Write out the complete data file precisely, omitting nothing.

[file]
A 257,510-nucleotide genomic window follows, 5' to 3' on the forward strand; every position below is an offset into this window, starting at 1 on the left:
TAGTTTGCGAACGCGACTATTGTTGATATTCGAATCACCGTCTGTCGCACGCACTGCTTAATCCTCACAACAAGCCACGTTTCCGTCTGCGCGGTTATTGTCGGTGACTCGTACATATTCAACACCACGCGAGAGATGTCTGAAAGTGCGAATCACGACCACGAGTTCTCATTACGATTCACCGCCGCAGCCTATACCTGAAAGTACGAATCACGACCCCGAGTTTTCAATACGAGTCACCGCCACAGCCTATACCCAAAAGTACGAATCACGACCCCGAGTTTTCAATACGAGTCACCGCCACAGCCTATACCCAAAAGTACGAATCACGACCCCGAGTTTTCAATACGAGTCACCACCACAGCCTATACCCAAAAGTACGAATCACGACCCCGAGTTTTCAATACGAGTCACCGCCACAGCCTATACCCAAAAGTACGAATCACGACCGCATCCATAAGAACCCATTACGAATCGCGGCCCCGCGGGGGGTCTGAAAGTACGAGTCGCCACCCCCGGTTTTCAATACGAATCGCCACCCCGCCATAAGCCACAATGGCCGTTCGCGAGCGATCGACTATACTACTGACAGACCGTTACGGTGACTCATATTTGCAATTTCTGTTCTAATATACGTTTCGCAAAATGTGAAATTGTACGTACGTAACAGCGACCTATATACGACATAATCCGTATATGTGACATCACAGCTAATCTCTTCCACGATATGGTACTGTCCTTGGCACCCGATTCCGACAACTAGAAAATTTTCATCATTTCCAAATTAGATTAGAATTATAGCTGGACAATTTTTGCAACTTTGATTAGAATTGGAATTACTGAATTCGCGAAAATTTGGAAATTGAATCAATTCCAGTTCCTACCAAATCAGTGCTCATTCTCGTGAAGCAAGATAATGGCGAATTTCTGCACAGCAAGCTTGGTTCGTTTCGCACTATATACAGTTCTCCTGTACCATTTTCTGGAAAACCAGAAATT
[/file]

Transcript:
A 257,510-nucleotide genomic window follows, 5' to 3' on the forward strand; every position below is an offset into this window, starting at 1 on the left:
TAGTTTGCGAACGCGACTATTGTTGATATTCGAATCACCGTCTGTCGCACGCACTGCTTAATCCTCACAACAAGCCACGTTTCCGTCTGCGCGGTTATTGTCGGTGACTCGTACATATTCAACACCACGCGAGAGATGTCTGAAAGTGCGAATCACGACCACGAGTTCTCATTACGATTCACCGCCGCAGCCTATACCTGAAAGTACGAATCACGACCCCGAGTTTTCAATACGAGTCACCGCCACAGCCTATACCCAAAAGTACGAATCACGACCCCGAGTTTTCAATACGAGTCACCGCCACAGCCTATACCCAAAAGTACGAATCACGACCCCGAGTTTTCAATACGAGTCACCACCACAGCCTATACCCAAAAGTACGAATCACGACCCCGAGTTTTCAATACGAGTCACCGCCACAGCCTATACCCAAAAGTACGAATCACGACCGCATCCATAAGAACCCATTACGAATCGCGGCCCCGCGGGGGGTCTGAAAGTACGAGTCGCCACCCCCGGTTTTCAATACGAATCGCCACCCCGCCATAAGCCACAATGGCCGTTCGCGAGCGATCGACTATACTACTGACAGACCGTTACGGTGACTCATATTTGCAATTTCTGTTCTAATATACGTTTCGCAAAATGTGAAATTGTACGTACGTAACAGCGACCTATATACGACATAATCCGTATATGTGACATCACAGCTAATCTCTTCCACGATATGGTACTGTCCTTGGCACCCGATTCCGACAACTAGAAAATTTTCATCATTTCCAAATTAGATTAGAATTATAGCTGGACAATTTTTGCAACTTTGATTAGAATTGGAATTACTGAATTCGCGAAAATTTGGAAATTGAATCAATTCCAGTTCCTACCAAATCAGTGCTCATTCTCGTGAAGCAAGATAATGGCGAATTTCTGCACAGCAAGCTTGGTTCGTTTCGCACTATATACAGTTCTCCTGTACCATTTTCTGGAAAACCAGAAATT